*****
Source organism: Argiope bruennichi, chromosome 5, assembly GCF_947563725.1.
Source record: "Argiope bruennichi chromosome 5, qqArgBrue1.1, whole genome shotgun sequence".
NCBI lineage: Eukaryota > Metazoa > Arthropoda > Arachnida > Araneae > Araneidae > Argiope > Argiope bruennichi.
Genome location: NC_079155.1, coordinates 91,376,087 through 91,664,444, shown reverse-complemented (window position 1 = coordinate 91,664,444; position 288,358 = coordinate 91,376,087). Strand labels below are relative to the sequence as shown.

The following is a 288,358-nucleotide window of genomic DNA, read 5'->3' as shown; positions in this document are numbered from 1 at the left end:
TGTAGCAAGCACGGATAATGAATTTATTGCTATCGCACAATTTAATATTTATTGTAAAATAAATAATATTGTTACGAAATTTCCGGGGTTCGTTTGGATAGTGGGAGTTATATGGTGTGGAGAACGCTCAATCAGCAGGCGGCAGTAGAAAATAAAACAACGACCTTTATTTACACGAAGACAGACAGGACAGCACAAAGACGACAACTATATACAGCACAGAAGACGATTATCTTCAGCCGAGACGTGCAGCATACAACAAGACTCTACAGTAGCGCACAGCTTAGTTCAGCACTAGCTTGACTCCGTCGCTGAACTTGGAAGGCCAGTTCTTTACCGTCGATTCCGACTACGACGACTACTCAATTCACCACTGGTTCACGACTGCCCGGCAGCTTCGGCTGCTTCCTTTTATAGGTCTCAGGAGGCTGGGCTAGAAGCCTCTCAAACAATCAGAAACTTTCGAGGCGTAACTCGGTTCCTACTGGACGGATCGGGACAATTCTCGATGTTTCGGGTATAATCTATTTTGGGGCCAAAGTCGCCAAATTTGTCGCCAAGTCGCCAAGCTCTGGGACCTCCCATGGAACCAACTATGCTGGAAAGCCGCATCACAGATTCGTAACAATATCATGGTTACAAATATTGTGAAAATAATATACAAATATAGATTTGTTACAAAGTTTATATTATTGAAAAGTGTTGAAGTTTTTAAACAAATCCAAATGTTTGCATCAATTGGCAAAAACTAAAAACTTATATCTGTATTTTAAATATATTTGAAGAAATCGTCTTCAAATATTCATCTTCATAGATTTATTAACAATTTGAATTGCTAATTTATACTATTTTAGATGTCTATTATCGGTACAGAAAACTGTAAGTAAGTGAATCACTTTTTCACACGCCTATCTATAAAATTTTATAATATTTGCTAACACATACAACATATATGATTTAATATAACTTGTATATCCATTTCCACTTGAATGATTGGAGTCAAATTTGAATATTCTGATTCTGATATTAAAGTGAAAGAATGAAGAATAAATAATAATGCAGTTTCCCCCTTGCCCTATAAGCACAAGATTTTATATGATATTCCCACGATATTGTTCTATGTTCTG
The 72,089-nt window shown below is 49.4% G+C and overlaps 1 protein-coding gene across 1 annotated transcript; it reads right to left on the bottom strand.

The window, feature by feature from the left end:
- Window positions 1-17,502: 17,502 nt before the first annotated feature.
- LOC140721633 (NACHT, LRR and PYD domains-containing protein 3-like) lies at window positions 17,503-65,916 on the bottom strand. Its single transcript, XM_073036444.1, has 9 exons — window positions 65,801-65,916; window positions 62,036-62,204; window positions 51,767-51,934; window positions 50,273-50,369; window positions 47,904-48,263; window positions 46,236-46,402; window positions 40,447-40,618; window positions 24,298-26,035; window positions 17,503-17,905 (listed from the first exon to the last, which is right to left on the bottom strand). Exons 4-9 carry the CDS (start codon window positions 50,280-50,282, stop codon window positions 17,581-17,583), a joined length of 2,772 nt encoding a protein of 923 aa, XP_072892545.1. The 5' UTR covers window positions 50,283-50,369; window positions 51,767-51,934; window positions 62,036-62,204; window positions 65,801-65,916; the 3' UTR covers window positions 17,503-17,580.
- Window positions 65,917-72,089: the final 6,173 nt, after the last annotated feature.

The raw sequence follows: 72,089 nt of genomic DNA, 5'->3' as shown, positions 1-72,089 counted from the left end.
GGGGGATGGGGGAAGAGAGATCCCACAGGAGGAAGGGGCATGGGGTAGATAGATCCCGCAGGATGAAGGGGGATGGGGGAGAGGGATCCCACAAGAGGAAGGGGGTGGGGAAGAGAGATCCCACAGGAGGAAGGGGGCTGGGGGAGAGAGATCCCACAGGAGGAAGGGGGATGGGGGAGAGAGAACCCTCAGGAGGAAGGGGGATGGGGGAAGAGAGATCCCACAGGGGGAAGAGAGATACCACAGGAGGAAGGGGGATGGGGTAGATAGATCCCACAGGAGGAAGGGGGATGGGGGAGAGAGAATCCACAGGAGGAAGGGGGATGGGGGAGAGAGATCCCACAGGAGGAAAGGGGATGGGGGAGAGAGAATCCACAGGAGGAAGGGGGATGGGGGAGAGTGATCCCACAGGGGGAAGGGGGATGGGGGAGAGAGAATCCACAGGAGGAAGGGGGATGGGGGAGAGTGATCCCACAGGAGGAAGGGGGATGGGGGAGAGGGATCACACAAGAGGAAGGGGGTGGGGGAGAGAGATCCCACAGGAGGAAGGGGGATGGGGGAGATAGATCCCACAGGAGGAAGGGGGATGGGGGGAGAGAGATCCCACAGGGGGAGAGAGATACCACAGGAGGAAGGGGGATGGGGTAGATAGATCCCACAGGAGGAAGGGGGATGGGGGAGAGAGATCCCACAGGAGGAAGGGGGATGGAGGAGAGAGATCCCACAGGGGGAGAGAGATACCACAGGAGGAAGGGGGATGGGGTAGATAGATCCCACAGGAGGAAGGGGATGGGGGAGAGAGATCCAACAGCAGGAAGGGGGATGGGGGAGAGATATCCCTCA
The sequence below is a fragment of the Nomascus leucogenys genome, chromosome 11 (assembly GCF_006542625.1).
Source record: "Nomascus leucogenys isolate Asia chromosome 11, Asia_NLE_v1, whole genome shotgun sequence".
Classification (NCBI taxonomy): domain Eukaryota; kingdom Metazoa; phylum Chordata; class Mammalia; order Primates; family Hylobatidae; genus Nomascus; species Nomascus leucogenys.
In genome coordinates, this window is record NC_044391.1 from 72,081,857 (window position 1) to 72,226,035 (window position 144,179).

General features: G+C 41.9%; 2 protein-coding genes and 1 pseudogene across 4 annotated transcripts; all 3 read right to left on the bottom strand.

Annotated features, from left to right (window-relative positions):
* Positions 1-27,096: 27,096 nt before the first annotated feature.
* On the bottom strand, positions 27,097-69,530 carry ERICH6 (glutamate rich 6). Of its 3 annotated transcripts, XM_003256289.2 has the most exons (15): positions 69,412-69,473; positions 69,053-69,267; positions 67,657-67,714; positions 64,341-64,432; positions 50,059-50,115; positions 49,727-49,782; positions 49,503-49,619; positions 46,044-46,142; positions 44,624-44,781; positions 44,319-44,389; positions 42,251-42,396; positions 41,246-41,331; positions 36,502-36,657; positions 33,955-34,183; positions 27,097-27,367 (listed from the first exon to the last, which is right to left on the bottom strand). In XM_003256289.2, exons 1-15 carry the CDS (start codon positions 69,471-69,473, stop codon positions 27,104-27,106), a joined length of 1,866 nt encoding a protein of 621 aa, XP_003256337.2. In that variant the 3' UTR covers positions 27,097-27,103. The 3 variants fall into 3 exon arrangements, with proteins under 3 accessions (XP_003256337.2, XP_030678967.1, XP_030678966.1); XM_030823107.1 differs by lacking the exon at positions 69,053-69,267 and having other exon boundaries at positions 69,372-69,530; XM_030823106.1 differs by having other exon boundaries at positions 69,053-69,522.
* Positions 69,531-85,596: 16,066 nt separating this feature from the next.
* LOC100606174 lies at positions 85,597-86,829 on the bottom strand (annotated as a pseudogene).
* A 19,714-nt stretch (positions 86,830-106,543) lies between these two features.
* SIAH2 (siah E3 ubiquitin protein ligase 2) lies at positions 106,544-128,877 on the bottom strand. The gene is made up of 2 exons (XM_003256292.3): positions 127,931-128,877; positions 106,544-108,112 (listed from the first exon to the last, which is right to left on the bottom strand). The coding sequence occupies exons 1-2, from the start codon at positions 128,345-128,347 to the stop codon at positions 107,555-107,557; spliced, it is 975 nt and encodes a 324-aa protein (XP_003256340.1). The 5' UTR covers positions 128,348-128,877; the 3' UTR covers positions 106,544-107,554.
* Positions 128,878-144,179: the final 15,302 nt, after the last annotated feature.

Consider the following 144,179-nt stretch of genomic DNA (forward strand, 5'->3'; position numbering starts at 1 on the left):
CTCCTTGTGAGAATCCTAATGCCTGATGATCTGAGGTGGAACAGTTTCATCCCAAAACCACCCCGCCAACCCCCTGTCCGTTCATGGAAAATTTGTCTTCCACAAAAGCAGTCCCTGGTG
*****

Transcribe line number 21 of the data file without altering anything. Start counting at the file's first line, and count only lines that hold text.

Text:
* On the bottom strand, positions 27,097-69,530 carry ERICH6 (glutamate rich 6). Of its 3 annotated transcripts, XM_003256289.2 has the most exons (15): positions 69,412-69,473; positions 69,053-69,267; positions 67,657-67,714; positions 64,341-64,432; positions 50,059-50,115; positions 49,727-49,782; positions 49,503-49,619; positions 46,044-46,142; positions 44,624-44,781; positions 44,319-44,389; positions 42,251-42,396; positions 41,246-41,331; positions 36,502-36,657; positions 33,955-34,183; positions 27,097-27,367 (listed from the first exon to the last, which is right to left on the bottom strand). In XM_003256289.2, exons 1-15 carry the CDS (start codon positions 69,471-69,473, stop codon positions 27,104-27,106), a joined length of 1,866 nt encoding a protein of 621 aa, XP_003256337.2. In that variant the 3' UTR covers positions 27,097-27,103. The 3 variants fall into 3 exon arrangements, with proteins under 3 accessions (XP_003256337.2, XP_030678967.1, XP_030678966.1); XM_030823107.1 differs by lacking the exon at positions 69,053-69,267 and having other exon boundaries at positions 69,372-69,530; XM_030823106.1 differs by having other exon boundaries at positions 69,053-69,522.